Corded and cordless phones – what's the difference?
A corded telephone can only be used near your telephone socket (or the socket on a phone extension). Some are also mains powered.
A cordless (DECT – Digital Enhanced Cordless Telecommunications) telephone has two parts: a cordless handset and a base. The base plugs into the phone socket and is mains powered. The base is also a charger for the handset. The cordless handset is wireless and gives you the freedom to make and receive calls anywhere in your home.
Making your phone louder
You can make your corded home telephone louder by using a telephone amplifier. The amplifier connects to the phone and will make the caller's voice, coming through the handset, louder. For corded and cordless telephones there are telephone amplifiers with built-in amplifier and speaker that fit over the telephone handset earpiece using a strap.
Hearing your phone ring
If the ringer on your telephone isn't loud enough, first check if your phone is set to the loudest ringer-volume setting. On some phones you can also change the pitch of the ringer, which may make it easier to hear. An extension ringer may help: you can have an extra ringer where you can hear it more easily. It may be much louder than the ringer on your telephone. There are also telephone call indicators that have a bright flashing light to attract your attention.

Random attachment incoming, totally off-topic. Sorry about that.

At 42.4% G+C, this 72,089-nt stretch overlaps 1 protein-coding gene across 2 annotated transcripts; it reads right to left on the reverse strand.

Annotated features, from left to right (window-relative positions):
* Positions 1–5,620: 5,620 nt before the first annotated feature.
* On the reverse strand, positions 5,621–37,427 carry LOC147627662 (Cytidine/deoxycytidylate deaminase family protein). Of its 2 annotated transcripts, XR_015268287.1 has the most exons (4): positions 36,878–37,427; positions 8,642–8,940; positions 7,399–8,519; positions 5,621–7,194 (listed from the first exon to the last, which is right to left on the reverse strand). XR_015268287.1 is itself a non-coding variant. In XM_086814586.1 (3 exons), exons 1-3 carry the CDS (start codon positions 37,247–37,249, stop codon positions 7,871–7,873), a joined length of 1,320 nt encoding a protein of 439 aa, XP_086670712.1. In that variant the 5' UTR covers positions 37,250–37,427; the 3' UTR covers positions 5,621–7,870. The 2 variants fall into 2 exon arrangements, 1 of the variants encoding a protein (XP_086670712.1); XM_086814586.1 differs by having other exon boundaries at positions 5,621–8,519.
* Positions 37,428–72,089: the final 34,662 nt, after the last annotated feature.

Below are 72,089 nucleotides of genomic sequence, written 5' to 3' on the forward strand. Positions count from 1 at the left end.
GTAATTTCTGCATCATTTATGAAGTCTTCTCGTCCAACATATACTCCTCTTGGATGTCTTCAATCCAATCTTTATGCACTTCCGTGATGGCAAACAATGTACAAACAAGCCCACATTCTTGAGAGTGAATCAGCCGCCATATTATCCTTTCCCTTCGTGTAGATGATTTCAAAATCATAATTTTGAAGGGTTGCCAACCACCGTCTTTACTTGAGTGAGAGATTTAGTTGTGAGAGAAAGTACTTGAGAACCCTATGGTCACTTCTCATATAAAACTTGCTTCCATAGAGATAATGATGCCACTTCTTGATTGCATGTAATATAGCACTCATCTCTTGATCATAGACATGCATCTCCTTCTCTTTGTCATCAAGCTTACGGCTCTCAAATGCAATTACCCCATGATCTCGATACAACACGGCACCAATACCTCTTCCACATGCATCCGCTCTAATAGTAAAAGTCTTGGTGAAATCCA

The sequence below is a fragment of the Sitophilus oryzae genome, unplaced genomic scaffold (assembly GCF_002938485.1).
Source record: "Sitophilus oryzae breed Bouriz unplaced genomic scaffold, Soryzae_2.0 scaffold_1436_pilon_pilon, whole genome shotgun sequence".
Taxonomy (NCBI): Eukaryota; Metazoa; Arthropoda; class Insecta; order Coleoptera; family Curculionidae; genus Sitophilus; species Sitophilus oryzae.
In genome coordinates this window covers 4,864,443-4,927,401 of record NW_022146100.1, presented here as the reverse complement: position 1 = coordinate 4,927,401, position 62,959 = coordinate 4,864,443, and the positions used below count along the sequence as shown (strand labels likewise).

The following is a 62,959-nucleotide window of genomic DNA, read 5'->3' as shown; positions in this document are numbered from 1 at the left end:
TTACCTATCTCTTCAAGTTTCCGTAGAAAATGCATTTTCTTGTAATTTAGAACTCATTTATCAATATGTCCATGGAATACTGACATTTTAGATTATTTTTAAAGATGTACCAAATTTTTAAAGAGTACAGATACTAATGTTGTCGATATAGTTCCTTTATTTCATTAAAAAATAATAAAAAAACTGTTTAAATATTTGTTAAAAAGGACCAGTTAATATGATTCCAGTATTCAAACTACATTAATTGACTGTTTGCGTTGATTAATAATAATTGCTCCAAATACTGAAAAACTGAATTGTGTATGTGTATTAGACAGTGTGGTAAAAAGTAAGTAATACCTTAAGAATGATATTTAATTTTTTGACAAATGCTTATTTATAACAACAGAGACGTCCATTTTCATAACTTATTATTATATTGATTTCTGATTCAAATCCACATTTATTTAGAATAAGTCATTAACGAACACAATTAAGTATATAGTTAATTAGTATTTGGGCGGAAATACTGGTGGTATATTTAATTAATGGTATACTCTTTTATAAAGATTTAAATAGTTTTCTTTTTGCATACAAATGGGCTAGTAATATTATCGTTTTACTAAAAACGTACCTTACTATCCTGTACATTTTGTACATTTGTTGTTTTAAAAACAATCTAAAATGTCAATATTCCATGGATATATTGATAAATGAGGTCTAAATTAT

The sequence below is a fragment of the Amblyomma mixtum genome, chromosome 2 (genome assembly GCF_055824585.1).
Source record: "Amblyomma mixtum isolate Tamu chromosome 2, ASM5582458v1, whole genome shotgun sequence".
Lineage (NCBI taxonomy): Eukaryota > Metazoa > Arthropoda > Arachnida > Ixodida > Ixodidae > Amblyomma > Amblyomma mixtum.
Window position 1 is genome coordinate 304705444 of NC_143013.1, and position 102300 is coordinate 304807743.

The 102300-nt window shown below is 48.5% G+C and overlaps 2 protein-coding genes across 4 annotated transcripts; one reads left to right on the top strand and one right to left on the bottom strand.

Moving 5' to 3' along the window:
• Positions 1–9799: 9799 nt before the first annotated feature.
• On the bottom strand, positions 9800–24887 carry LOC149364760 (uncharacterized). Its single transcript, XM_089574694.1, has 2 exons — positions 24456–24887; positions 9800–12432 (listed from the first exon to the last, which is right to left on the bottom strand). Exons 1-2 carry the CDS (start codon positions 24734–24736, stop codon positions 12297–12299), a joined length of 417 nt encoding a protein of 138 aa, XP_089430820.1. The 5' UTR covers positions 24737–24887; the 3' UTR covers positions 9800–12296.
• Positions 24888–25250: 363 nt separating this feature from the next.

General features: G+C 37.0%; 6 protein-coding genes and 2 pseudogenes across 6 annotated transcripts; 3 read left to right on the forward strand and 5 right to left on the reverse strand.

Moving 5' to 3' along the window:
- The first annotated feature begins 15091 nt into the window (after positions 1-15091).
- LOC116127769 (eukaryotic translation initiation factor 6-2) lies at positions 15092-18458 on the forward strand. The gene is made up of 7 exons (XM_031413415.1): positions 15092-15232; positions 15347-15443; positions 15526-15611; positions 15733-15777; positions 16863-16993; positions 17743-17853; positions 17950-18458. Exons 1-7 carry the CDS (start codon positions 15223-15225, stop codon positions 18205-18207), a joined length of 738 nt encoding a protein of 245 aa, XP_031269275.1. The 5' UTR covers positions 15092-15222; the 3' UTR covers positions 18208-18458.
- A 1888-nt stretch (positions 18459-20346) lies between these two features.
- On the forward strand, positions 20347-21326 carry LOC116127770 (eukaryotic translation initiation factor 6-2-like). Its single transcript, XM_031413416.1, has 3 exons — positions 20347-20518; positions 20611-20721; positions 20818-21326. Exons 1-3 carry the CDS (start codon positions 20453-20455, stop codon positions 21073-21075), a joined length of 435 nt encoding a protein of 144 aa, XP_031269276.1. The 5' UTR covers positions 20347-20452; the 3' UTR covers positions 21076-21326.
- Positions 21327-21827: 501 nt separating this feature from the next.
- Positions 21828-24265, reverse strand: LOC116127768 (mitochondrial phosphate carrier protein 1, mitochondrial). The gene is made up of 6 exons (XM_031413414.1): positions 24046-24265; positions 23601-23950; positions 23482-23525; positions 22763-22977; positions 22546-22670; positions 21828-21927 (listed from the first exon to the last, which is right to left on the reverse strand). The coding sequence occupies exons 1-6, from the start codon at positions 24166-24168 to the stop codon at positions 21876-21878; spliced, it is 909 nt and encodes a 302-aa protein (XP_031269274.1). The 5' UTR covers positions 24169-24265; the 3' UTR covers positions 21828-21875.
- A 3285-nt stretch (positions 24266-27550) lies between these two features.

An amplified telephone is an alternative to using a telephone amplifier and extension ringer. If you have hearing loss you can choose from corded and cordless models: they look and work just like a normal phone but have additional features. They have a handset volume control and a volume-boost button to make the caller’s voice louder. And, depending on the model, they may have a tone control to help to make the call sound clearer.
The ringer on an amplified phone is usually much louder than on a normal phone. Some have a bright light that flashes when the phone rings. Other features may include large, well-spaced-apart dial buttons to make dialling easier, and hearing aid compatibility: this means the phone will work with most hearing aids that have a hearing loop (T) setting.
Some corded amplified telephones have an emergency or assistance button on the phone, or on a 'pendant' that you wear as a necklace, or on a wriststrap. When the button is pressed the phone dials the pre-stored numbers of relatives and friends so that you can get the help you need, quickly.
Amplified telephones can be very loud. Always start at a low volume and gradually increase to a level that is comfortable.